Mindfulness-based interventions have been shown to have benefits across a diverse range of physical and mental health problems. The present qualitative study explores the experience of individuals diagnosed with a terminal cancer who attended either of two six-week mindfulness groups. Five people participated. There was a rich diversity in participants' responses. Participants reported finding mindfulness practice beneficial in a range of ways, as well as valuing the social context of the group and the wider hospice setting. Participants also described forming a meta-understanding of mindfulness practice, which was informed by the experience of others in the group as well as their own, and this understanding illuminated the degree to which people found mindfulness beneficial. In conclusion, the study raises some themes and issues around mindfulness in palliative care which might enrich future practice and research. Copyright © 2008 John Wiley & Sons, Ltd.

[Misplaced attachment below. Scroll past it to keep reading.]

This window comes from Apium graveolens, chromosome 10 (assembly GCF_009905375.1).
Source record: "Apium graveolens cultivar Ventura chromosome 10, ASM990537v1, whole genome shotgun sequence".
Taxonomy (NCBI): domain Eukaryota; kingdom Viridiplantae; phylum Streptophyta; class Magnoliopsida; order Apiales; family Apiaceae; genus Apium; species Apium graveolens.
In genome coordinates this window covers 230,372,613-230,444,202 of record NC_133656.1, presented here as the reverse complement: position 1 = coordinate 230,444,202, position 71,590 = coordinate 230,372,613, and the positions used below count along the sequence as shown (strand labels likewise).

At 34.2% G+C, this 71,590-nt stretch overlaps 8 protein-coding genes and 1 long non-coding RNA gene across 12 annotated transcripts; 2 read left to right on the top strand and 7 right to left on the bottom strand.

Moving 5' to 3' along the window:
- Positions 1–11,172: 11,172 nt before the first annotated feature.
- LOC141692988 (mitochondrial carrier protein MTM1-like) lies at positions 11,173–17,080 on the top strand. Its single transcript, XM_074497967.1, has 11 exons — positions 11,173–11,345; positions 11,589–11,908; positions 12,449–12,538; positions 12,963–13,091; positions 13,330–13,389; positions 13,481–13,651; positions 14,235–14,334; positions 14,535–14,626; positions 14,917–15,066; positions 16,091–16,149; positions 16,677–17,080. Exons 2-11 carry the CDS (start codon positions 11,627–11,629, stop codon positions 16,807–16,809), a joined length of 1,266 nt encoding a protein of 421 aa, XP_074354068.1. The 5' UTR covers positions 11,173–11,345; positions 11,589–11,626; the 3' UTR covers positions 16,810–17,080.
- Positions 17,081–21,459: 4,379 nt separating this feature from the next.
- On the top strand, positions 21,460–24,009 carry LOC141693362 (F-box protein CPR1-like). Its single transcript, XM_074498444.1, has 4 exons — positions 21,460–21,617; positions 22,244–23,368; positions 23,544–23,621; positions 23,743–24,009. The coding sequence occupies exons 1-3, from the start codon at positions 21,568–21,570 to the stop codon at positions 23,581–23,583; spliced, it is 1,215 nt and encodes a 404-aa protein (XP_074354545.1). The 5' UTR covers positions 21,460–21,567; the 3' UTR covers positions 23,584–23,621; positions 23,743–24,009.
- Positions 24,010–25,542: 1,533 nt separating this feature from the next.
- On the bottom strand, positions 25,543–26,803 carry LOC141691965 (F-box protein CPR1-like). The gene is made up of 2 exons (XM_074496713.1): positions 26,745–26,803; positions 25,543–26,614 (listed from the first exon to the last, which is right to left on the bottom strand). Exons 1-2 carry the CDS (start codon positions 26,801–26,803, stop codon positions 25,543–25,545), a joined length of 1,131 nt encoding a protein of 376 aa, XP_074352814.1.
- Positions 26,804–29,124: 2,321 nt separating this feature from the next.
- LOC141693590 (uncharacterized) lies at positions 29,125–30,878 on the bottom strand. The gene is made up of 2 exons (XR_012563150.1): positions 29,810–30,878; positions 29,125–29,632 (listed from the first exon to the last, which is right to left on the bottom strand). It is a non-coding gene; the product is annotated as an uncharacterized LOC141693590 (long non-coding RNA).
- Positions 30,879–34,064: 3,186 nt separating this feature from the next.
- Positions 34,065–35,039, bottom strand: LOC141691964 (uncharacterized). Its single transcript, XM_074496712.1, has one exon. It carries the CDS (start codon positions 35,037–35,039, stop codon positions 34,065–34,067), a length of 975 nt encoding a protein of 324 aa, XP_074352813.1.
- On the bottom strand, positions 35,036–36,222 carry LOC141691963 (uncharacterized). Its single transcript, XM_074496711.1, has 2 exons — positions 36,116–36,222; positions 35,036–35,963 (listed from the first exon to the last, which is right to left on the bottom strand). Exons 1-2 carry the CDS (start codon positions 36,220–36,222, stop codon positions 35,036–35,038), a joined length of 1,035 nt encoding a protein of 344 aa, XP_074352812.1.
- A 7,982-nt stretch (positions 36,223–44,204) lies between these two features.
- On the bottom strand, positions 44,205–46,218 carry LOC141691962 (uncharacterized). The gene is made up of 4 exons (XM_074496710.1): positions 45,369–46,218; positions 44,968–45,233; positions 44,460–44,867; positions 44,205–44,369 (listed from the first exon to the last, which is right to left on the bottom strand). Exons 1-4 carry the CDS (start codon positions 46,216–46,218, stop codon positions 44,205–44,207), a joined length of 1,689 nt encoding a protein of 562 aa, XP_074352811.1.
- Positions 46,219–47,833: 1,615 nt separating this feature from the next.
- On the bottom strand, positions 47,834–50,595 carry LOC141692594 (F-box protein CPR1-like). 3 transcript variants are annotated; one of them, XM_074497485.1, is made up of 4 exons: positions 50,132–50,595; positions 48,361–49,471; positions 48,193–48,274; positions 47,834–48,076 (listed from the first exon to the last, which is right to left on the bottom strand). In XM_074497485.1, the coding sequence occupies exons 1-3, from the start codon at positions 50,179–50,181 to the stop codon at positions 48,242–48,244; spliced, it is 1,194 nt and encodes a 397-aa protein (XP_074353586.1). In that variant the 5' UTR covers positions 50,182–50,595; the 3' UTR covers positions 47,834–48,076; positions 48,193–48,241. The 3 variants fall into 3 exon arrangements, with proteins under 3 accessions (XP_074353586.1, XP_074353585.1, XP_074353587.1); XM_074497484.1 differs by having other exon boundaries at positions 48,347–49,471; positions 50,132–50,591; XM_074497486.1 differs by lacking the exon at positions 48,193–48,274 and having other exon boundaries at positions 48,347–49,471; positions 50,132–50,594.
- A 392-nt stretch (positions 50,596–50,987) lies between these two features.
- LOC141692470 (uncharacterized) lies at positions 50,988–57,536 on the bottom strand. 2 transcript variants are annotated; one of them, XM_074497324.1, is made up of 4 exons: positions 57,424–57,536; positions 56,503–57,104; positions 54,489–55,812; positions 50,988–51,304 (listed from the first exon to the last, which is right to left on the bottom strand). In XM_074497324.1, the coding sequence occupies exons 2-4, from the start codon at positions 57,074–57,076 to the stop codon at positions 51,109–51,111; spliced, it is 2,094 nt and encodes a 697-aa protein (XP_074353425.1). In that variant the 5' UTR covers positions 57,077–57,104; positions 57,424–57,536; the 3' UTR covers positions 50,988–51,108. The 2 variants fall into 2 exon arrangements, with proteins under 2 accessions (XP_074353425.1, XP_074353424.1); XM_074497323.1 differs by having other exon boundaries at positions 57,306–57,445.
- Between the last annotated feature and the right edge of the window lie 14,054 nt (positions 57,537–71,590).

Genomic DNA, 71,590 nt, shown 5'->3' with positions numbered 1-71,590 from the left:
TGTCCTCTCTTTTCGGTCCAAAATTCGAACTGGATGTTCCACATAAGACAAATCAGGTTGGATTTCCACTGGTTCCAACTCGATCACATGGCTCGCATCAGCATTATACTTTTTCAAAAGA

|Journal||Spirituality and Health International|
|Publication status||Published - 2008|